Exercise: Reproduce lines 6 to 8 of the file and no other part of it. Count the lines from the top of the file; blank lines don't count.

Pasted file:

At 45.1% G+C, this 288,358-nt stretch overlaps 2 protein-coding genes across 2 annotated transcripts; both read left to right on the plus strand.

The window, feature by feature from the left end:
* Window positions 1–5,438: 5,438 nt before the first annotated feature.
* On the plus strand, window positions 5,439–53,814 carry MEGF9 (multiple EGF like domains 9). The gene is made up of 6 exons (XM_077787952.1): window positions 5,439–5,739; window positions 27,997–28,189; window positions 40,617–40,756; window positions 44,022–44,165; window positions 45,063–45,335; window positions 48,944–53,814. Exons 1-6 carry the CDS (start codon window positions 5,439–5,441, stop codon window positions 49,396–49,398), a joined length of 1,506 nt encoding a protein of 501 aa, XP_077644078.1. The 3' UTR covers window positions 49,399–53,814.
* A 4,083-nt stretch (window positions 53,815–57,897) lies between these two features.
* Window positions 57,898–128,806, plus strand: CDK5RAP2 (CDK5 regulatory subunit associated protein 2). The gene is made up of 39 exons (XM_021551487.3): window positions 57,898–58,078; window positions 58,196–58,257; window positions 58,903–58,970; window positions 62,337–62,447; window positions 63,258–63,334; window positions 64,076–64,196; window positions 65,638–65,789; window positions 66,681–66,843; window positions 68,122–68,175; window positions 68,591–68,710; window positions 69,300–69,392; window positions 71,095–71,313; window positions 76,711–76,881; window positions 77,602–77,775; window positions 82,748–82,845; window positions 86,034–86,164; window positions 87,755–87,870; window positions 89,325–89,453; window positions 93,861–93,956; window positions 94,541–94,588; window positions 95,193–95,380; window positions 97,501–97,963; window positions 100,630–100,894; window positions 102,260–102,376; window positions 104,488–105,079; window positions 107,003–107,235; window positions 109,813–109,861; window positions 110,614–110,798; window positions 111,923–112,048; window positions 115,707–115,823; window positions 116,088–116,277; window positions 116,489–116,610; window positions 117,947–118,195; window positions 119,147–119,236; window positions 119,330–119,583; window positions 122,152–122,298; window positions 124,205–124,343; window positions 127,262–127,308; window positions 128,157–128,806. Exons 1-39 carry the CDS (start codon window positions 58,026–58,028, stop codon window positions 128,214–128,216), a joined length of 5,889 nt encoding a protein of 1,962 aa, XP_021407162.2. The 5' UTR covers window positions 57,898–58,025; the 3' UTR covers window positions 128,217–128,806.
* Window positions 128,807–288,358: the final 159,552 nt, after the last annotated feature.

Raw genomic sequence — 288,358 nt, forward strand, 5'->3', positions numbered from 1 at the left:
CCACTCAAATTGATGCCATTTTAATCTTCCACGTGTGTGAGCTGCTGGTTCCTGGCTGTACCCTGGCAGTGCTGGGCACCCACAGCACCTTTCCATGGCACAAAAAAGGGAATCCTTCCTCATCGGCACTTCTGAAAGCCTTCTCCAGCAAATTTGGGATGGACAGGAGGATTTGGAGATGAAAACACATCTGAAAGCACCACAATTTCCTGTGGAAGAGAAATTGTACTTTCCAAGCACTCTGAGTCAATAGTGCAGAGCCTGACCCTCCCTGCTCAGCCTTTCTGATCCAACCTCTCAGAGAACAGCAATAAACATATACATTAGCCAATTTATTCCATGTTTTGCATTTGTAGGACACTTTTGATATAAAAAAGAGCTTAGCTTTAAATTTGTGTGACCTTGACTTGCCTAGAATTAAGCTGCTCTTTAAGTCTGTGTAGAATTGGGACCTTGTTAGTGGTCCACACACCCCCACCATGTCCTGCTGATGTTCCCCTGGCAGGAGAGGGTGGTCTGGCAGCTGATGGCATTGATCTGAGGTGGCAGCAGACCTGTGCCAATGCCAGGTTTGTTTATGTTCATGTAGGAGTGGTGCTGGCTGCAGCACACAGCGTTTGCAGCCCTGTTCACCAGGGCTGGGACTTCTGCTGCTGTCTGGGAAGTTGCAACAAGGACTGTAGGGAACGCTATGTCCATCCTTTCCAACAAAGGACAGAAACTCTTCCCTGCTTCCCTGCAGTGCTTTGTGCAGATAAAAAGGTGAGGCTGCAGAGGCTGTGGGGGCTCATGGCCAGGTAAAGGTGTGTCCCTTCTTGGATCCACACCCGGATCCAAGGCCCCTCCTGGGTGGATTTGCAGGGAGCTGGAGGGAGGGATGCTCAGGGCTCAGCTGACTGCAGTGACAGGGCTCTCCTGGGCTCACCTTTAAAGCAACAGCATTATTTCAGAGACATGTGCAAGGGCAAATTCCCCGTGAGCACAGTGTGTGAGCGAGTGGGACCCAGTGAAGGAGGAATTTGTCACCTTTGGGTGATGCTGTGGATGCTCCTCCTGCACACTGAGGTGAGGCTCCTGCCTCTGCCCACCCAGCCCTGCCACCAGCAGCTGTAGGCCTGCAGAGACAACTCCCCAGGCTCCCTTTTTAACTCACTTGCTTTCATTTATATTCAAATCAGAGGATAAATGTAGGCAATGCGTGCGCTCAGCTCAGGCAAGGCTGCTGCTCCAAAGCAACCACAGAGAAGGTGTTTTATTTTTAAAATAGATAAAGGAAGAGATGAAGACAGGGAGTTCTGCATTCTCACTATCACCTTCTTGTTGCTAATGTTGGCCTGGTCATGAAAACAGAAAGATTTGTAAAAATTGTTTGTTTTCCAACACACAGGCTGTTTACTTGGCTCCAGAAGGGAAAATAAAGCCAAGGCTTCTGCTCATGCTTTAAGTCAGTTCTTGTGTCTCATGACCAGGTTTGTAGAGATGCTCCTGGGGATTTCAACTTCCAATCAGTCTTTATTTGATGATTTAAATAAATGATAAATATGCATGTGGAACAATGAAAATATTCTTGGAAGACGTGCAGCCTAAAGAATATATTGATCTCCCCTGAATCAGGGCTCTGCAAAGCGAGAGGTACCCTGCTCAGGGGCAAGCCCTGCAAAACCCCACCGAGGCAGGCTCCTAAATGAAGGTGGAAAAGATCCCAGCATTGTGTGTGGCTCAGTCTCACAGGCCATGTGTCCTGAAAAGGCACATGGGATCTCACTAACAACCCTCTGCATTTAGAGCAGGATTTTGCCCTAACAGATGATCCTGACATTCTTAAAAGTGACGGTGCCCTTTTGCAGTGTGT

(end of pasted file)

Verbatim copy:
* Window positions 57,898–128,806, plus strand: CDK5RAP2 (CDK5 regulatory subunit associated protein 2). The gene is made up of 39 exons (XM_021551487.3): window positions 57,898–58,078; window positions 58,196–58,257; window positions 58,903–58,970; window positions 62,337–62,447; window positions 63,258–63,334; window positions 64,076–64,196; window positions 65,638–65,789; window positions 66,681–66,843; window positions 68,122–68,175; window positions 68,591–68,710; window positions 69,300–69,392; window positions 71,095–71,313; window positions 76,711–76,881; window positions 77,602–77,775; window positions 82,748–82,845; window positions 86,034–86,164; window positions 87,755–87,870; window positions 89,325–89,453; window positions 93,861–93,956; window positions 94,541–94,588; window positions 95,193–95,380; window positions 97,501–97,963; window positions 100,630–100,894; window positions 102,260–102,376; window positions 104,488–105,079; window positions 107,003–107,235; window positions 109,813–109,861; window positions 110,614–110,798; window positions 111,923–112,048; window positions 115,707–115,823; window positions 116,088–116,277; window positions 116,489–116,610; window positions 117,947–118,195; window positions 119,147–119,236; window positions 119,330–119,583; window positions 122,152–122,298; window positions 124,205–124,343; window positions 127,262–127,308; window positions 128,157–128,806. Exons 1-39 carry the CDS (start codon window positions 58,026–58,028, stop codon window positions 128,214–128,216), a joined length of 5,889 nt encoding a protein of 1,962 aa, XP_021407162.2. The 5' UTR covers window positions 57,898–58,025; the 3' UTR covers window positions 128,217–128,806.
* Window positions 128,807–288,358: the final 159,552 nt, after the last annotated feature.

Raw genomic sequence — 288,358 nt, forward strand, 5'->3', positions numbered from 1 at the left: